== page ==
light hardwood flooring best for dogs8. Usually, lighter colors are better for pets and show scratches less. First, darker colors seem to show the scratches and the dirt more. Second, oak is the most common type of hardwood and oak is naturally light. So, if you have a scratch that penetrates the stain color, it will show less on lighter colors since what is revealed beneath is similar in color.  You may also want to consider a color that is similar to you dog’s fur as it will blend a bit more.



9. Bamboo is very “iffy” with pets – can vary greatly – some are good; most are not. Bamboo’s resilience can vary widely pending the type and the type of bamboo as well as the brand, and what follows are some generalizations. a) stay away from stained bamboo – these scratch very easily and bamboo does not accept stains as well as oak does, b) carmelized bamboo is weaker than natural as the process of heating it weakens the grass, c) strand bamboo can be very strong – so if you have pets and want bamboo, this is a GREAT option – more expensive, but will hold up better, d) buying bamboo from big box stores and/or cheap bamboo results in a lot of dents, e) even though natural bamboo is technically stronger than oak, it shows dents more easily (and carmelized bamboo is usually softer than oak). See my page on bamboo flooring for more info and for pictures.


Hickory - Shaw Jubilee good for pets and dogs10. Use felt pads underneath furniture and area rugs/entrance mats. This is especially important for chairs that are used a lot. Avoid chairs with wheels – often dirt gets caught in the wheels and cause scratches. If you do have chairs with wheels, put an area rug underneath. And, make sure you have area rugs/entrance mats at all your main entries. You should also put one outside, too. These are the areas that get worn down the fastest due to rain, snow, salt, dirt, so protecting these areas will go a long way towards preserving your floors. And, remember that your pet isn’t wearing shoes and therefore won’t take them off, so it’s even more important to have an area rug here.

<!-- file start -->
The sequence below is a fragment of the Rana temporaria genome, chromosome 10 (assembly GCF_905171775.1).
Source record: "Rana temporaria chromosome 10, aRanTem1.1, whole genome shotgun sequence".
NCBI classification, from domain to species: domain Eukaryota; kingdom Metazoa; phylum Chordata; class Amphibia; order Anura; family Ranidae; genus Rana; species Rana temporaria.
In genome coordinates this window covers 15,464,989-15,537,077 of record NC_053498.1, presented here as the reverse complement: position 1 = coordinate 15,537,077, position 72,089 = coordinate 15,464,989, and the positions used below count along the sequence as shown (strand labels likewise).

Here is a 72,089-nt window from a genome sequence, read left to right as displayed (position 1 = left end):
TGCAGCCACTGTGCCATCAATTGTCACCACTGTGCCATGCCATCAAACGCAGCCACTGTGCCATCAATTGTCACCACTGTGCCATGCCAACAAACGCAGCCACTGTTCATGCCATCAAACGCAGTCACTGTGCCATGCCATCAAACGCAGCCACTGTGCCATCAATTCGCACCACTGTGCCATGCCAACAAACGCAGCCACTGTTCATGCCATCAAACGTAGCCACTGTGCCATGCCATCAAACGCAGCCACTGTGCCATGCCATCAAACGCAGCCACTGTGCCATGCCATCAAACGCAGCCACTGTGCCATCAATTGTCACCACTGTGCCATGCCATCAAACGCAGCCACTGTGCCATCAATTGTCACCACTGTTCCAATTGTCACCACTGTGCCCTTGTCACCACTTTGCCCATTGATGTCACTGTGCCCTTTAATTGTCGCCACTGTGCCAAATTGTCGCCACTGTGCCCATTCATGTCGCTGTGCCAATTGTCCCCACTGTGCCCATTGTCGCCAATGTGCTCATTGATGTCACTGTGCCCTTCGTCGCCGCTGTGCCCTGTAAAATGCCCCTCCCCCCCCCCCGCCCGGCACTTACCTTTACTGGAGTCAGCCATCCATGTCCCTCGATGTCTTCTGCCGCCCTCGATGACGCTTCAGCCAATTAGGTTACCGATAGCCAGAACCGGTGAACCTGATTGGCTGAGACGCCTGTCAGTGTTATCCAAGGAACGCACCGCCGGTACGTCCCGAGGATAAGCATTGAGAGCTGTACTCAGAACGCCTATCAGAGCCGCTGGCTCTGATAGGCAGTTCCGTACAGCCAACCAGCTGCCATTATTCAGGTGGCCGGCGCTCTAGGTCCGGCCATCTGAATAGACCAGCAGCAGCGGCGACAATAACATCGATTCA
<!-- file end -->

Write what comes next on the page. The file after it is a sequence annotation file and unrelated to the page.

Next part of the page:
11. If you are refinishing you hardwood flooring on-site, then use oil based polyurethane and add an extra coat. Oil based polyurethane lasts much longer than water based polyurethane.  And, adding an extra coat will help protect your floors a little bit extra and prolong the time before you need to refinish your floors. You can read more about oil vs. water based polyurethane in this article.


Types of Hardwood Flooring for dogsI hope this is helpful. Sorry it’s long, but there are a lot of things to consider with hardwood and this is not an easy question to answer. Above is meant to address denting/scratching. If you are concerned about pets peeing on the hardwood, that is a whole different issue…basically no hardwoods will stand up well to that, so clean up the mess quickly is the best advice I can give you on that (Plus get solid hardwood so that it is easy to replace sections and refinish the hardwood if you need to(. Also, if you have pet stains already in the hardwood, when you refinish the floors, try to replace those boards as that blackness from the water/urine, will not sand out. If you replace them and refinish, your floor will look good as new. Alternatively, if you can’t replace them/can’t afford it, then use a dark color to hide the dark marks.


Other tips for hardwood floors and dogs:

  • Be sure to place a mat underneath the dog’s water bowl (and food) to help protect the floors.
  • Doggie slippers3  for hardwood flooringConsider doggie socks.  Yes, we understand that this is not a good option for some dogs, but I’ve had a few customers that have used these effectively, and their dogs LOVE them, especially in the winter as it helps keep their feet warm.  It was actually one of my customers that told me about this idea.
  • If your dog sheds a lot, consider choosing a hardwood color (or an area rug) that is similar to your dog’s fur.
  • If your dog has an “accident,” be sure to clean it up quickly. The uric acid (along w/ the moisture) can damage the polyurethane and wood floor and even turn it black. Avoid using ammonia to clean (which can wear down the poly and potentially attract your pet to use the same spot), and instead use vinegar and warm water. Note: this is another reason why site finished hardwood is often better than prefinished hardwood as the seams are usually sealed with polyurethane, whereas prefinished hardwood may have some spaces on the edges without protection.